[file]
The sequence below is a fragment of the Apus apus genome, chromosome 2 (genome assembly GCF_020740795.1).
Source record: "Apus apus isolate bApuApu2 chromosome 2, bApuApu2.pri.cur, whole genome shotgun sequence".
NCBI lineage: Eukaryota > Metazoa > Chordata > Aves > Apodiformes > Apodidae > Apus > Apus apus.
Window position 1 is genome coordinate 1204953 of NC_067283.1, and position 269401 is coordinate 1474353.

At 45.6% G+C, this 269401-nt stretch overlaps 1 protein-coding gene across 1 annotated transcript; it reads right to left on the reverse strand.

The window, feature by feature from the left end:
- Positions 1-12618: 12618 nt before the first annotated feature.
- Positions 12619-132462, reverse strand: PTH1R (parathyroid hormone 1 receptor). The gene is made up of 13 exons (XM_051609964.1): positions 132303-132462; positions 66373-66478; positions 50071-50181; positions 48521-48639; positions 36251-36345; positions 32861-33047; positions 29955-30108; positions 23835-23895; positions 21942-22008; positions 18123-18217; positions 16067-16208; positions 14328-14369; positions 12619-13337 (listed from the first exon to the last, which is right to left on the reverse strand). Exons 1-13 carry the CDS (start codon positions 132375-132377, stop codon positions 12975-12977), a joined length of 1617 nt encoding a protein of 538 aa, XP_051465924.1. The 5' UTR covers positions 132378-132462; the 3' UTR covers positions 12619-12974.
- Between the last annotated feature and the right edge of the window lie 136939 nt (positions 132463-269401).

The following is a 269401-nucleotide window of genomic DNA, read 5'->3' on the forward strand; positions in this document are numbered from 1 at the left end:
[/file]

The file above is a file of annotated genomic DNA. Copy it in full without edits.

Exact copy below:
The sequence below is a fragment of the Apus apus genome, chromosome 2 (genome assembly GCF_020740795.1).
Source record: "Apus apus isolate bApuApu2 chromosome 2, bApuApu2.pri.cur, whole genome shotgun sequence".
NCBI lineage: Eukaryota > Metazoa > Chordata > Aves > Apodiformes > Apodidae > Apus > Apus apus.
Window position 1 is genome coordinate 1204953 of NC_067283.1, and position 269401 is coordinate 1474353.

At 45.6% G+C, this 269401-nt stretch overlaps 1 protein-coding gene across 1 annotated transcript; it reads right to left on the reverse strand.

The window, feature by feature from the left end:
- Positions 1-12618: 12618 nt before the first annotated feature.
- Positions 12619-132462, reverse strand: PTH1R (parathyroid hormone 1 receptor). The gene is made up of 13 exons (XM_051609964.1): positions 132303-132462; positions 66373-66478; positions 50071-50181; positions 48521-48639; positions 36251-36345; positions 32861-33047; positions 29955-30108; positions 23835-23895; positions 21942-22008; positions 18123-18217; positions 16067-16208; positions 14328-14369; positions 12619-13337 (listed from the first exon to the last, which is right to left on the reverse strand). Exons 1-13 carry the CDS (start codon positions 132375-132377, stop codon positions 12975-12977), a joined length of 1617 nt encoding a protein of 538 aa, XP_051465924.1. The 5' UTR covers positions 132378-132462; the 3' UTR covers positions 12619-12974.
- Between the last annotated feature and the right edge of the window lie 136939 nt (positions 132463-269401).

The following is a 269401-nucleotide window of genomic DNA, read 5'->3' on the forward strand; positions in this document are numbered from 1 at the left end: